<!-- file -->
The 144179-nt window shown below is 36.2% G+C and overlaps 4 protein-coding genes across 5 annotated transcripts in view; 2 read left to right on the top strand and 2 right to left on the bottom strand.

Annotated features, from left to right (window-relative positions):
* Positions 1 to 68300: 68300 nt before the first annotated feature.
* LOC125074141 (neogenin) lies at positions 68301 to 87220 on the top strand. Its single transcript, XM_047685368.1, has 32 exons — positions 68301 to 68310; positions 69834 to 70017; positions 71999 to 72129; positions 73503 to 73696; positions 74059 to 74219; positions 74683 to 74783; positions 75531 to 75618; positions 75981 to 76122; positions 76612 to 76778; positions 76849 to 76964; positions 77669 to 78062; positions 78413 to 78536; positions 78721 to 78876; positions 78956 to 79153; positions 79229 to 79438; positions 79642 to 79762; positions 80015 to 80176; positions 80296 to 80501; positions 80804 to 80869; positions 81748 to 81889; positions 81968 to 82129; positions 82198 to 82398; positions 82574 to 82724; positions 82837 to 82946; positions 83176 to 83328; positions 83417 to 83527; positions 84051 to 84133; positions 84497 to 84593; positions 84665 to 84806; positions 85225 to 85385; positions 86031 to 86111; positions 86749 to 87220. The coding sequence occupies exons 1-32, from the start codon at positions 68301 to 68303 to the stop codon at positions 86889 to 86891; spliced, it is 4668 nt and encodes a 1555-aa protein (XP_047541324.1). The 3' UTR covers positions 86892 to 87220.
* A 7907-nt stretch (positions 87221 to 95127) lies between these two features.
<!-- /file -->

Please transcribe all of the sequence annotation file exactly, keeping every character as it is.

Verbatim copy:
The 144179-nt window shown below is 36.2% G+C and overlaps 4 protein-coding genes across 5 annotated transcripts in view; 2 read left to right on the top strand and 2 right to left on the bottom strand.

Annotated features, from left to right (window-relative positions):
* Positions 1 to 68300: 68300 nt before the first annotated feature.
* LOC125074141 (neogenin) lies at positions 68301 to 87220 on the top strand. Its single transcript, XM_047685368.1, has 32 exons — positions 68301 to 68310; positions 69834 to 70017; positions 71999 to 72129; positions 73503 to 73696; positions 74059 to 74219; positions 74683 to 74783; positions 75531 to 75618; positions 75981 to 76122; positions 76612 to 76778; positions 76849 to 76964; positions 77669 to 78062; positions 78413 to 78536; positions 78721 to 78876; positions 78956 to 79153; positions 79229 to 79438; positions 79642 to 79762; positions 80015 to 80176; positions 80296 to 80501; positions 80804 to 80869; positions 81748 to 81889; positions 81968 to 82129; positions 82198 to 82398; positions 82574 to 82724; positions 82837 to 82946; positions 83176 to 83328; positions 83417 to 83527; positions 84051 to 84133; positions 84497 to 84593; positions 84665 to 84806; positions 85225 to 85385; positions 86031 to 86111; positions 86749 to 87220. The coding sequence occupies exons 1-32, from the start codon at positions 68301 to 68303 to the stop codon at positions 86889 to 86891; spliced, it is 4668 nt and encodes a 1555-aa protein (XP_047541324.1). The 3' UTR covers positions 86892 to 87220.
* A 7907-nt stretch (positions 87221 to 95127) lies between these two features.